As the provincial government works with the federal government to figure out how a two-year cap on international undergraduate student permits will play out in Alberta, the policy change is garnering mixed reactions in Calgary.
For Calgary immigration lawyer Jatin Shory, Monday's announcement didn't come as a surprise.
Especially after Ottawa already introduced a series of new requirements for potential international students, amid a larger conversation about the role the students play in Canada's housing system and economy.
Federal immigration minister Marc Miller said the policy change aims to alleviate further pressure on the housing market, while targeting some private colleges that are taking advantage of international students.
But Shory worries the policy will paint an inaccurate picture of Canada, while making the country less competitive on the international playing field.
"It's only going to make Canada look like an anti-immigrant nation, when it's very much quite the opposite," said Shory, who's also a partner at Shory Law LLP.
Shory said he's concerned that the policy is discriminatory against some married and common-law couples. As part of the change, the federal government is only allowing open work permits for the spouses of international students in master's and doctoral programs.
"We don't understand why most people who are now attending undergraduate programs and diploma programs — why those families are not going to be allowed to bring their families if they need that kind of support as they navigate through their education journey," said Shory.
"International students pay very exorbitant fees in this country. It's not easy to be an international student in Canada. But unfortunately that's the direction that the government is taking."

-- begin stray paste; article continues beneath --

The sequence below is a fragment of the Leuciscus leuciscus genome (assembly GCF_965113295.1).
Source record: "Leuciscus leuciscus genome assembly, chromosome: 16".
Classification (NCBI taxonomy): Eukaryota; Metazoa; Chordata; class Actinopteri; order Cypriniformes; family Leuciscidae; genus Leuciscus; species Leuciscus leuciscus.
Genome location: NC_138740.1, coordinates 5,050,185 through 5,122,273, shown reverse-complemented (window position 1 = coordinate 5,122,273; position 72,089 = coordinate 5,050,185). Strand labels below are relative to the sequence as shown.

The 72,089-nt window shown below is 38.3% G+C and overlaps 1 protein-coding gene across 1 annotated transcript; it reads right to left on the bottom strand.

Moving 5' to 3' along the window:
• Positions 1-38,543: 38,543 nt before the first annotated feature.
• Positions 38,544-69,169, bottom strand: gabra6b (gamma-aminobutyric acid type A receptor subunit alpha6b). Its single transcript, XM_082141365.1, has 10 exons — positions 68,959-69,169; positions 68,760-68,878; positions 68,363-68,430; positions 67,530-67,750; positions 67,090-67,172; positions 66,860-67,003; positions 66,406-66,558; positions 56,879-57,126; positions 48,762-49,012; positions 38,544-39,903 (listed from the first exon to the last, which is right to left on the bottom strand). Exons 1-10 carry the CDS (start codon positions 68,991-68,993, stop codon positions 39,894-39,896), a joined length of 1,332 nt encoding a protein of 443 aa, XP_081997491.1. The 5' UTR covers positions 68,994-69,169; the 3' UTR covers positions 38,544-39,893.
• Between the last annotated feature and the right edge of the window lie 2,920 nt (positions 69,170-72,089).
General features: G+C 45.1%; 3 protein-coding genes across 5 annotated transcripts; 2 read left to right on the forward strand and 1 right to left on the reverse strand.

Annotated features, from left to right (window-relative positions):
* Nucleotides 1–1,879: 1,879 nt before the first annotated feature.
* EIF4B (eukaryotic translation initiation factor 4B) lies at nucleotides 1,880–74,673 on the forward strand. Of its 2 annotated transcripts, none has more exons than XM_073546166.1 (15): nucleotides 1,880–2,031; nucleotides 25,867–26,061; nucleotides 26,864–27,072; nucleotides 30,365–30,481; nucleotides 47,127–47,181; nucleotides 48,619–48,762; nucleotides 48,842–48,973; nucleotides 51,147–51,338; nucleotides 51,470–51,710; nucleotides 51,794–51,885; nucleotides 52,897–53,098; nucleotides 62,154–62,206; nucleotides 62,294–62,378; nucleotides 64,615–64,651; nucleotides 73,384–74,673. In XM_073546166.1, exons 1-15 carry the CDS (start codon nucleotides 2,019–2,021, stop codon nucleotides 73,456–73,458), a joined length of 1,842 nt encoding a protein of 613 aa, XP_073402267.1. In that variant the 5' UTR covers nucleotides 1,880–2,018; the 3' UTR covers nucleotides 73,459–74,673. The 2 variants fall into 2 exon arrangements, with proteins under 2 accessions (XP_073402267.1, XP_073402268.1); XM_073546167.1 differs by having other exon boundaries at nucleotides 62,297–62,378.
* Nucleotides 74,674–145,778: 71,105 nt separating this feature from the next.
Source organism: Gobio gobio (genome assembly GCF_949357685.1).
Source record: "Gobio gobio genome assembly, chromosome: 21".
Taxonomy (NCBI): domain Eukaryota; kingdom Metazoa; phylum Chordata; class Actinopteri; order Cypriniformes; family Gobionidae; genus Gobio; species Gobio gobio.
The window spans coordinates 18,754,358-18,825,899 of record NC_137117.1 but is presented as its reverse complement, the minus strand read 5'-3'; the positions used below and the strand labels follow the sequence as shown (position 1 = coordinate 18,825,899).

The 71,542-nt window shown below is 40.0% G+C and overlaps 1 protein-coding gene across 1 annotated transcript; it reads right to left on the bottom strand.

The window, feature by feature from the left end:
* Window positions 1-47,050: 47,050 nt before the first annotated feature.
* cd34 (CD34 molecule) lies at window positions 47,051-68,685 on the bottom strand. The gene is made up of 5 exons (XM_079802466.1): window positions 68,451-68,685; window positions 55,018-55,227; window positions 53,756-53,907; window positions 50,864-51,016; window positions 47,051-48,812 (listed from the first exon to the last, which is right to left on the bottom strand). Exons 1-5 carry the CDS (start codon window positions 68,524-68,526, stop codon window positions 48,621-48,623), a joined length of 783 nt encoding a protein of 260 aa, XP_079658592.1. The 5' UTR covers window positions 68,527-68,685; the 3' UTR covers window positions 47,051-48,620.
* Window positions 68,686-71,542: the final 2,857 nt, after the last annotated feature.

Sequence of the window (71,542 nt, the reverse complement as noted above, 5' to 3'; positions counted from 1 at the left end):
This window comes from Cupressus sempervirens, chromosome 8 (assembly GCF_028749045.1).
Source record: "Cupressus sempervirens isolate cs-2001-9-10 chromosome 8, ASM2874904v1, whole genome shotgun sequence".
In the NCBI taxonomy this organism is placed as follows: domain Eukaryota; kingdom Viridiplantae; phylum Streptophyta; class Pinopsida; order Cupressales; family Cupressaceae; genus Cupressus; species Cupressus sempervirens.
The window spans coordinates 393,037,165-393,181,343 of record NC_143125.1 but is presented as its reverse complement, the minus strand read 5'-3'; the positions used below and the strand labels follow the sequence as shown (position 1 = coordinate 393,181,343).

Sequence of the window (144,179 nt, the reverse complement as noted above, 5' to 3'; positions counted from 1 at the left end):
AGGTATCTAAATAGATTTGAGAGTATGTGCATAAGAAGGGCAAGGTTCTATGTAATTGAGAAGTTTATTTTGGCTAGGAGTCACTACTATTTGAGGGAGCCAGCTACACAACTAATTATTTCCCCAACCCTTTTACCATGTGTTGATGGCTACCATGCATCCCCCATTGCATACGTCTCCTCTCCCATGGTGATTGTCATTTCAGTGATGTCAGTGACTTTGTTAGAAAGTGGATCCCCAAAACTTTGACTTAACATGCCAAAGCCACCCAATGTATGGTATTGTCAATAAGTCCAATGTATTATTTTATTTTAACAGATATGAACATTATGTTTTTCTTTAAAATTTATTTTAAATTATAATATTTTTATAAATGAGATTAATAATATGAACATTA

Jatin Shory is a refugee and immigration lawyer with Shory Law in Calgary, Alta. (Submitted by Jatin Shory)
So far, it's unclear exactly what the new policy means for Alberta.
The plan is for the federal government to approve approximately 360,000 undergraduate study permits for 2024. Each province and territory will be allotted a portion of the total, distributed according to population. But the details have yet to be announced.
"I look forward to meeting with Minister Miller to discuss the impacts on Alberta and how we can implement changes while ensuring the needs of our economy, communities, students, and post-secondary institutions are met," said Alberta's advanced education minister Rajan Sawhney in a statement to CBC News.
"We want to ensure that international students who choose to study in Alberta have a high-quality educational experience."
International students react
Tien Dinh, a first-year international student from Vietnam, watched her friends struggle with the rental market while she was accepted into on-campus housing at the University of Calgary.
She said it took a very long time for them to find affordable places — and even then, she wouldn't call them affordable herself.
"I think it's a pretty good move for now," said Dinh about the temporary cap on permits.
"They can balance out the number of international students and then maybe after that, I think it's good to open again if it's OK."
Mateusz Salmassi (left) and Tien Dinh are international students at the University of Calgary. (Submitted by Mateusz Salmassi/Submitted by Tien Dinh)
But for Mateusz Salmassi, yesterday's announcement missed an important opportunity to provide current international students with the support they need.
He's the vice-president external of the University of Calgary's students' union, and an international student himself.
Salmassi said he doubts the cap will make a major difference in Calgary's rental market.
"It's like throwing a bucket of water on a burning house. It's just not enough to address the housing crisis here," said Salmassi.
What would make a bigger difference, said Salmassi, is if the federal government invested more money in building student-oriented housing units across the country, both on and off campus.
He said one of the consequences of the two-year cap is that it could do damage to the budgets of Alberta's public post-secondary institutions — and it could be a chance for the province to step in.
"This is an opportunity for the Alberta government to stand up for Alberta's education system and restore that public funding so that there's no incentive for international students to [be] cash cows as we have been over the last many years."